Imagine having the perfect friend, one who never steals, lies or bullies. Now you can, with the TrooFriend 560, the latest in artificial intelligence! What can go wrong with a robot buddy? Especially one that’s developing human characteristics and feelings, and who has just run away with her human?

Published by Orion Children’s Books

I absolutely loved Swimming Against the Storm with its powerful environmental message, and am really looking forward to this one.

An epic race for survival that follows four children and their dog through treacherous waterways, dense forests and the deep, dark wilderness of Wales. From author Jess Butterworth comes a beautifully written adventure story in a vibrantly described setting – perfect for fans of Katherine Rundell. One day, as Cara and her siblings are trying to clean up the canal where they live, they pull out a mysterious locked safe. Though none of them can open it, they’re sure it’s something special. That night, a thief comes after the safe. The children flee, travelling with their boat as far as they can, before continuing into the forest on foot. But soon they’re lost in the mountains with a snowstorm about to land and food supplies running low. Will Cara and her siblings be able to survive the wilderness with nothing but their wits, their bravery and one very large dog to help?

Published by Walker Books

I don’t know very much about this one, but it mentions a witch, so I’m so going to read it!

A spooky adventure set in Cornwall; Famous Five with a twist. A long-dead Cornish witch to thwart and a curse to stop – it’s just another family holiday. Orla thought she was in for a relaxing break, but when she finds a mysterious glowing necklace in the woods, it turns out there is a slight possibility she may have uncovered a witch’s ancient curse. After meeting a coven of suspicious old ladies, it becomes clear that Orla’s arrival in Cornwall is no longer a coincidence. The curse is poisoning the land and destroying everything it touches, and Orla is the one person who can stop it. But she’ll need help from the only other member of the family with good instincts – Dave the dog.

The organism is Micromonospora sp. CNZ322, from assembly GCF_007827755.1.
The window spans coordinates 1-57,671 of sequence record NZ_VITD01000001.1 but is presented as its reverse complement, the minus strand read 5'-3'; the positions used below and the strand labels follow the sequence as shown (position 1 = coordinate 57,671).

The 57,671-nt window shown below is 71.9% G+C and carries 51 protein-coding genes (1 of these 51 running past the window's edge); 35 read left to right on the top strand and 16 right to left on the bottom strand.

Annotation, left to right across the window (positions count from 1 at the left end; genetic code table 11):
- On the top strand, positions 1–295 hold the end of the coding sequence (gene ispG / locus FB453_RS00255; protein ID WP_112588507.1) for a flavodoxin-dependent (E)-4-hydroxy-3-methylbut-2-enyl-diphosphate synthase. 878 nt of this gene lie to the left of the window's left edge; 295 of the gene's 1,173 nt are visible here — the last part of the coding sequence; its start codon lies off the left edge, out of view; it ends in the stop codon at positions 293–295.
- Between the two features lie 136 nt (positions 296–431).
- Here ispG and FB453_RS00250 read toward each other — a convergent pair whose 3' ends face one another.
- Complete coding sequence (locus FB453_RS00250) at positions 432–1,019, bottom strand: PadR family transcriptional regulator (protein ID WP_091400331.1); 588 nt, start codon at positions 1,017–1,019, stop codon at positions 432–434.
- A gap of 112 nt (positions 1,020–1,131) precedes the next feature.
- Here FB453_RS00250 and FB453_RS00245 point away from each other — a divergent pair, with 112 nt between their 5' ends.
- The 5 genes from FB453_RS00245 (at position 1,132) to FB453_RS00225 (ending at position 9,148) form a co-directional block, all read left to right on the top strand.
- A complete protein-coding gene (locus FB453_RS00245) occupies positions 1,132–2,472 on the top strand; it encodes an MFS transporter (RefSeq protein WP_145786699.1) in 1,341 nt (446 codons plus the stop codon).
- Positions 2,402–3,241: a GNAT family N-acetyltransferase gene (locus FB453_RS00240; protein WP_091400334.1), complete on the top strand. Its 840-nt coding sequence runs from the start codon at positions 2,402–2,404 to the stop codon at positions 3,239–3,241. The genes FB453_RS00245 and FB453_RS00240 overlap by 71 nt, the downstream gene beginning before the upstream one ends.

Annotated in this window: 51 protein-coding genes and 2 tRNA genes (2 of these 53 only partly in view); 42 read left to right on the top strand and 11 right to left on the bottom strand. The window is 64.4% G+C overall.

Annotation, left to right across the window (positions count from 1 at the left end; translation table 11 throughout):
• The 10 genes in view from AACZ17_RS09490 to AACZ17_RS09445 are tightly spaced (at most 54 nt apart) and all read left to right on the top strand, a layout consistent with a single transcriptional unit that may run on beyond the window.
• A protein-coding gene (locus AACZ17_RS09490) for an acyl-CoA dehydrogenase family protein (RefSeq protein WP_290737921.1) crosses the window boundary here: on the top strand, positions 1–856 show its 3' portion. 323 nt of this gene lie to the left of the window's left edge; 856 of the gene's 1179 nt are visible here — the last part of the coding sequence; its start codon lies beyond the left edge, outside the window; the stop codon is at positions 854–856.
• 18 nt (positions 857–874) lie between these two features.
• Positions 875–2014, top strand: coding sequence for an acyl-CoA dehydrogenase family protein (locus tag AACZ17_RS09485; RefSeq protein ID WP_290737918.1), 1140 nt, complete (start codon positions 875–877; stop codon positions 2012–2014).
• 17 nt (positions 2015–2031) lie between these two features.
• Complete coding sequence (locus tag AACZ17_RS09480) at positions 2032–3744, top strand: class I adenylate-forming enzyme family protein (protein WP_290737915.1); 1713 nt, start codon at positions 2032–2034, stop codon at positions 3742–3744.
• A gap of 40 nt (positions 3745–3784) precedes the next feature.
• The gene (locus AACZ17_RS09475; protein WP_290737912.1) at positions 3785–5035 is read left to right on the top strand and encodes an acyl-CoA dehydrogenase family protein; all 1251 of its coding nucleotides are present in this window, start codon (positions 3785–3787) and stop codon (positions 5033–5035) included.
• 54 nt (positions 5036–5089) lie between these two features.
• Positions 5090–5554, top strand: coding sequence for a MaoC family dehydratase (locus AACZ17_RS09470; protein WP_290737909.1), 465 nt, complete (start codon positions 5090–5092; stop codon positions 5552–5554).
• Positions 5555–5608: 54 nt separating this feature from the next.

Published by Chicken House

I adored meeting Milton in the first book in the series: Milton the Mighty, and am really looking forward to his adventure in Hawaii.

Milton’s superstardom is stressing him out: the events, the glamour, the adoring fans! Secretly, Zoe, Audrey and Ralph think he’s turned into … well … a bit of a diva. So when Dad and Greta plan a trip to Hawaii, Zoe knows she has to take her best spider pals along for the ride: they all need a break. But with a live volcano, an endangered spider species, an unscrupulous entrepreneur and Milton’s ego to contend with, this is hardly a holiday …

Publication Date: 30th April

MacMillan Children’s

I adored Pippin and her friends in The Umbrella Mouse and am really looking forward to her next adventure. I have been approved to read this on NetGalley, so will be able to post a review before the publication date.

A timeless tale of courage, friendship and fighting for what you believe in, Umbrella Mouse to the Rescue is the eagerly anticipated sequel to Anna Fargher’s award-winning The Umbrella Mouse, based on the true stories of the heroic animals caught in the conflict of WWII. Young mouse Pip Hanway is in France as she continues fighting for the French Resistance group Noah’s Ark: a secret gang of animals operating beneath the feet of human soldiers, whose aim is to liberate France and secure the victory of the Allies. Determined to reach her ancestral home of the Umbrella Museum in Italy, Pip hopes she can find long-lost family and a home. But as Pip makes the perilous journey through occupied territory, she soon realizes that danger comes from all sides and that the enemy is all around, and she does everything she can to fight for her friends. Beautifully illustrated by Sam Usher, Pip will take you on an incredible journey through a war that reaches even the smallest of creatures.